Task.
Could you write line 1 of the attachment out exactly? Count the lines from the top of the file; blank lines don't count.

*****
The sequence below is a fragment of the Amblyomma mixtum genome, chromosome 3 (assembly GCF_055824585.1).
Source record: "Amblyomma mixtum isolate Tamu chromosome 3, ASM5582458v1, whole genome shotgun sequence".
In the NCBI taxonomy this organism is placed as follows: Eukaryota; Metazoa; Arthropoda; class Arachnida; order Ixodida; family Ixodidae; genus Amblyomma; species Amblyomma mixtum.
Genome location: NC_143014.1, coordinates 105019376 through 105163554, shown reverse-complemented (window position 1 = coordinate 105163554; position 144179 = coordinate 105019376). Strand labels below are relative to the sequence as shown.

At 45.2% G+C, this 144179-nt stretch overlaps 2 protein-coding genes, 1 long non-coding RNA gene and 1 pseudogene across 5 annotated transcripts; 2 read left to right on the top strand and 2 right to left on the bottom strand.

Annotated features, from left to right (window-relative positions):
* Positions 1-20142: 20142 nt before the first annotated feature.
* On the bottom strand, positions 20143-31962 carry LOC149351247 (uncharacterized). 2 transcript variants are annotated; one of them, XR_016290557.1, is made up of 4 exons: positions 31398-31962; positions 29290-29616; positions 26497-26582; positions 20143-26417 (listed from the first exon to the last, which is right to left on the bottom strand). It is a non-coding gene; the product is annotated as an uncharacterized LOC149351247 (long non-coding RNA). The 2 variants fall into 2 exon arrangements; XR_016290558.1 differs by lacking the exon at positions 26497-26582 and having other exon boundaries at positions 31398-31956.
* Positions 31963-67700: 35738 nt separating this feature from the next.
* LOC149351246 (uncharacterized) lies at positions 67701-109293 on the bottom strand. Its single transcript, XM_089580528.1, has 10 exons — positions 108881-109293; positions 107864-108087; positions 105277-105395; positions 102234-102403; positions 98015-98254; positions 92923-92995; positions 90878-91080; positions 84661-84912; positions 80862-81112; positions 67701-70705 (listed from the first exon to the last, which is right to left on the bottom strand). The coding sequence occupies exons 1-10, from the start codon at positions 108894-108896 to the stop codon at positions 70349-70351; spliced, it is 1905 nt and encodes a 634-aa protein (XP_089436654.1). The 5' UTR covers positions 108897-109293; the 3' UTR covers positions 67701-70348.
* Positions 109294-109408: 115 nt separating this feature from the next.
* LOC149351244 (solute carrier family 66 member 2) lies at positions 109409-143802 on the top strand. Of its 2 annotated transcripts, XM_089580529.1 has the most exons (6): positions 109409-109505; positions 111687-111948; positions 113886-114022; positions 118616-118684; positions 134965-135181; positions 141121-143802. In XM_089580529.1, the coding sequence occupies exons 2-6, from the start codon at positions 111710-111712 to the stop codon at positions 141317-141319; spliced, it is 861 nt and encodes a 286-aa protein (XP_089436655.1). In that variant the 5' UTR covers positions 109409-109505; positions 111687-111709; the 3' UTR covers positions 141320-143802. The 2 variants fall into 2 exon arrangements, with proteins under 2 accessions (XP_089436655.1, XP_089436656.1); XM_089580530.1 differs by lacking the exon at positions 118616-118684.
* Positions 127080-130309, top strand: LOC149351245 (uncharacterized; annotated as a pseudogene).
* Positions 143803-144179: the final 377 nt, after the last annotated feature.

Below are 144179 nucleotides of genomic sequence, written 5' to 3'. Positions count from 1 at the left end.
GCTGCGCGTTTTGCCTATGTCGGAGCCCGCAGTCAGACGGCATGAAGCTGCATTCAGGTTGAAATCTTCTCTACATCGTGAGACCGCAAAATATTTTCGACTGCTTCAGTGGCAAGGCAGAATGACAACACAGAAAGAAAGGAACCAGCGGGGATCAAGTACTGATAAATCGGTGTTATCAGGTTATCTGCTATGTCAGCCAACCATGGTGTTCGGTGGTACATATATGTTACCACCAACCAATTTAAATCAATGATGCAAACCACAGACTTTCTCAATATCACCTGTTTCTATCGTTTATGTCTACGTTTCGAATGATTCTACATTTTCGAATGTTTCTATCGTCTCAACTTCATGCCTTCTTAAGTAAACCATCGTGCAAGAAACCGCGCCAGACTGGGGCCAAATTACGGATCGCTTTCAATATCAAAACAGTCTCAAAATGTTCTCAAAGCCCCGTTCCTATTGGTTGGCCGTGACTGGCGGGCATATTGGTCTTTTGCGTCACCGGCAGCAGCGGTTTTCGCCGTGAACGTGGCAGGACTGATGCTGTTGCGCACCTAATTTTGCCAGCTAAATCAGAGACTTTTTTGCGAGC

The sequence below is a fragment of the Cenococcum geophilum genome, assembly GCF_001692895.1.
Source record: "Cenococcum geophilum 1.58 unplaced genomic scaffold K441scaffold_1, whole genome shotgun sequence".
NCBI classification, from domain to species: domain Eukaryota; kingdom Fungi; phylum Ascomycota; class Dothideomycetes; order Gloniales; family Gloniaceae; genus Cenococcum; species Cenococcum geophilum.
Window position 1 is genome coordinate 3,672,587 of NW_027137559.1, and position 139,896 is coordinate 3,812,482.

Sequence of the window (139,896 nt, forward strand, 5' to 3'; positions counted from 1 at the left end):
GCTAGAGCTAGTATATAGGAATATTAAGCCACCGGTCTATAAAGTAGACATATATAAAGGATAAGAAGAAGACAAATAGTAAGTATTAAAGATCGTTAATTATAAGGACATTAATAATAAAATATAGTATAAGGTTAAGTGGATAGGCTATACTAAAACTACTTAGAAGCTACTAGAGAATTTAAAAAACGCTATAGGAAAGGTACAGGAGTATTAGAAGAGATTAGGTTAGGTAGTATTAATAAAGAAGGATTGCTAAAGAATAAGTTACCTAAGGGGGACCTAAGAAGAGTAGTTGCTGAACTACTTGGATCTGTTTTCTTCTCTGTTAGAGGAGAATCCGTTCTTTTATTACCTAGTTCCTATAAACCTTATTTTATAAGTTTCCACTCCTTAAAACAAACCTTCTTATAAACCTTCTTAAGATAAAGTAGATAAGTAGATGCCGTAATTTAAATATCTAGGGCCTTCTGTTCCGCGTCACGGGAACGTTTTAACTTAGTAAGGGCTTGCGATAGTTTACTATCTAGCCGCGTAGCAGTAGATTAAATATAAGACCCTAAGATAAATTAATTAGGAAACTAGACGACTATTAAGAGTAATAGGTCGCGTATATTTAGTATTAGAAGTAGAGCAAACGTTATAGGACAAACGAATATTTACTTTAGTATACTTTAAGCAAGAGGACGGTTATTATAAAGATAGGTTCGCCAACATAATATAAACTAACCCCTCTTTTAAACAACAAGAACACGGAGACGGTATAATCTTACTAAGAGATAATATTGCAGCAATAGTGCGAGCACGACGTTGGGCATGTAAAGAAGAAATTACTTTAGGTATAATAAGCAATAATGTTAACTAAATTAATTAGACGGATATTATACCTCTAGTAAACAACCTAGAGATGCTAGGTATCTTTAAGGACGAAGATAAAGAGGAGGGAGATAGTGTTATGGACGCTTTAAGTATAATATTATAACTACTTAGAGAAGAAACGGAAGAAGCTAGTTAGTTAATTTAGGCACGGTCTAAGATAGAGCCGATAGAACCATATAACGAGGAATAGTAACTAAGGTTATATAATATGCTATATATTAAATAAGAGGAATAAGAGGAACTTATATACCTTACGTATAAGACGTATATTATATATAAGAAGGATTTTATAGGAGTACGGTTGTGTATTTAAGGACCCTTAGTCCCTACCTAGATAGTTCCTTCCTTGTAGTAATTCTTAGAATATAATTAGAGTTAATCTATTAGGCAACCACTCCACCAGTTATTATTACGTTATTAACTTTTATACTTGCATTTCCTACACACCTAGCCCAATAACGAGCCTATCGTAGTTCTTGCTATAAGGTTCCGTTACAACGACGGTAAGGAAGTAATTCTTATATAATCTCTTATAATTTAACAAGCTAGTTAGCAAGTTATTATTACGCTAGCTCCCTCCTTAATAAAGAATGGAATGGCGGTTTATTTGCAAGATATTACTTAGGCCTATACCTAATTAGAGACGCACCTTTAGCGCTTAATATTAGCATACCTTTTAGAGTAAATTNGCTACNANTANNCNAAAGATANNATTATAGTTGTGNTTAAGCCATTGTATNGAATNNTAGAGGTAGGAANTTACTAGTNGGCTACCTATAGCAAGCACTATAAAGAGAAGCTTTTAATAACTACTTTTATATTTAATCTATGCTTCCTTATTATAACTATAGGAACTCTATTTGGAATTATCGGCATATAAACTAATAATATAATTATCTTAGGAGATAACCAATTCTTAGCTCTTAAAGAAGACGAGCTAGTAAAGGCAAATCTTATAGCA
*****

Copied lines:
The sequence below is a fragment of the Amblyomma mixtum genome, chromosome 3 (assembly GCF_055824585.1).